The key to why more women than men develop multiple sclerosis (MS) may be genes that influence physical traits, such as weight, height, and body shape, according to a new study.
Researchers caution that the findings need to be verified, but they said processes leading to disease may differ between the sexes — a crucial insight with implications for researching and treating MS.
The team from the University of California, San Francisco published the study, “Genetic Mechanisms Leading to Sex Differences Across Common Diseases and Anthropometric Traits,” in the journal Genetics.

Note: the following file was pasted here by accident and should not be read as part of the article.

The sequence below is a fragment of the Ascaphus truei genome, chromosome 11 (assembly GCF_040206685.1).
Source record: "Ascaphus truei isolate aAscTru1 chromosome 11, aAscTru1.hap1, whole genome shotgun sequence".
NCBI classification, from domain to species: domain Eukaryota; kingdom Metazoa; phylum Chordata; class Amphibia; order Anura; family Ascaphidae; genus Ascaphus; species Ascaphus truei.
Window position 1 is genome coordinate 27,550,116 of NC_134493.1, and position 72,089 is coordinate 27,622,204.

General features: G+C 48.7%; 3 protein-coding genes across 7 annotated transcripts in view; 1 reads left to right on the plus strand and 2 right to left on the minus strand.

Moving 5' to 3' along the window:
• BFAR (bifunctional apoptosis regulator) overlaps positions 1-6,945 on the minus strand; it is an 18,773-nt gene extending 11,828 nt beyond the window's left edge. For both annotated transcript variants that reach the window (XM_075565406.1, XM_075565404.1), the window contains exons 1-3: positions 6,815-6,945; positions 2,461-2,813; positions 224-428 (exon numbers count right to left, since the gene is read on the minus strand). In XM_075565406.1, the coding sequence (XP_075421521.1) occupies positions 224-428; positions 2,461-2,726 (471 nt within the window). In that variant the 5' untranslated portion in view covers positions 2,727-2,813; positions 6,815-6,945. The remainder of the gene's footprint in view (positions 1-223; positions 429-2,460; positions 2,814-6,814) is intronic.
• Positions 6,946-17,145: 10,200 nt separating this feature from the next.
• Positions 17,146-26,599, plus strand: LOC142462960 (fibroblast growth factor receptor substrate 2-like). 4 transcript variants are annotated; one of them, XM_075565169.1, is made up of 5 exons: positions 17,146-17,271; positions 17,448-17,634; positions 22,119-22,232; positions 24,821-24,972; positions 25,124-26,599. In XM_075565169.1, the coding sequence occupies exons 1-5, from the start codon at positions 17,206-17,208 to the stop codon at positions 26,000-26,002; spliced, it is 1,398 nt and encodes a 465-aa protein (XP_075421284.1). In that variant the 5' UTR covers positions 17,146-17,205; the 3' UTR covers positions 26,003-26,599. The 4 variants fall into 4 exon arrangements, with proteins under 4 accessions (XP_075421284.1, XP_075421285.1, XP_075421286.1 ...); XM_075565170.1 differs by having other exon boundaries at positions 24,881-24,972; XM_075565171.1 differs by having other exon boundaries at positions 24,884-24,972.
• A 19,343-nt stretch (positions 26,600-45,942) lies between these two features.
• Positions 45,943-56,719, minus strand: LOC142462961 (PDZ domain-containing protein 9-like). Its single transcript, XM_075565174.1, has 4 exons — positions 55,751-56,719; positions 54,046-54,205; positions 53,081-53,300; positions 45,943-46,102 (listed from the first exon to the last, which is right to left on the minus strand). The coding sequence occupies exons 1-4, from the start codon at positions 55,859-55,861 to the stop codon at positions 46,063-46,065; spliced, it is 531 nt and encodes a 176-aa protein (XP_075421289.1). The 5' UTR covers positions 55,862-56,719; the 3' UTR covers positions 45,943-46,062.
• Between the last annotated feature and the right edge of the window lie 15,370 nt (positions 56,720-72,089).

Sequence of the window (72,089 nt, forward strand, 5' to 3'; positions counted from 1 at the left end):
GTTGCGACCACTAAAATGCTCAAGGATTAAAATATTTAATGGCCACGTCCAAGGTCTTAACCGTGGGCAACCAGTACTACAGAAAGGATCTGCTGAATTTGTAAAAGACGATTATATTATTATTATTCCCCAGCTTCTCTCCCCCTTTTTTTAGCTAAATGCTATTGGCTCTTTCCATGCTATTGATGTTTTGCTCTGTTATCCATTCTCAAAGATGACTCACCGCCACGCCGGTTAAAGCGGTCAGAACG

Researchers analyzed data from a genome-wide association study (GWAS) to search for patterns that might support or rule out hypotheses about the origins of sex differences in a number of diseases. They then compared those patterns with physical traits that differ between the sexes, such as height, body mass index (BMI), and waist-to-hip ratios. (GWAS is an approach that involves rapidly scanning markers across the complete sets of DNA, or genomes, of many people to find genetic variations associated with a particular disease. Identifying a gene variant that is linked to a characteristic often indicates nearby genes may be involved.)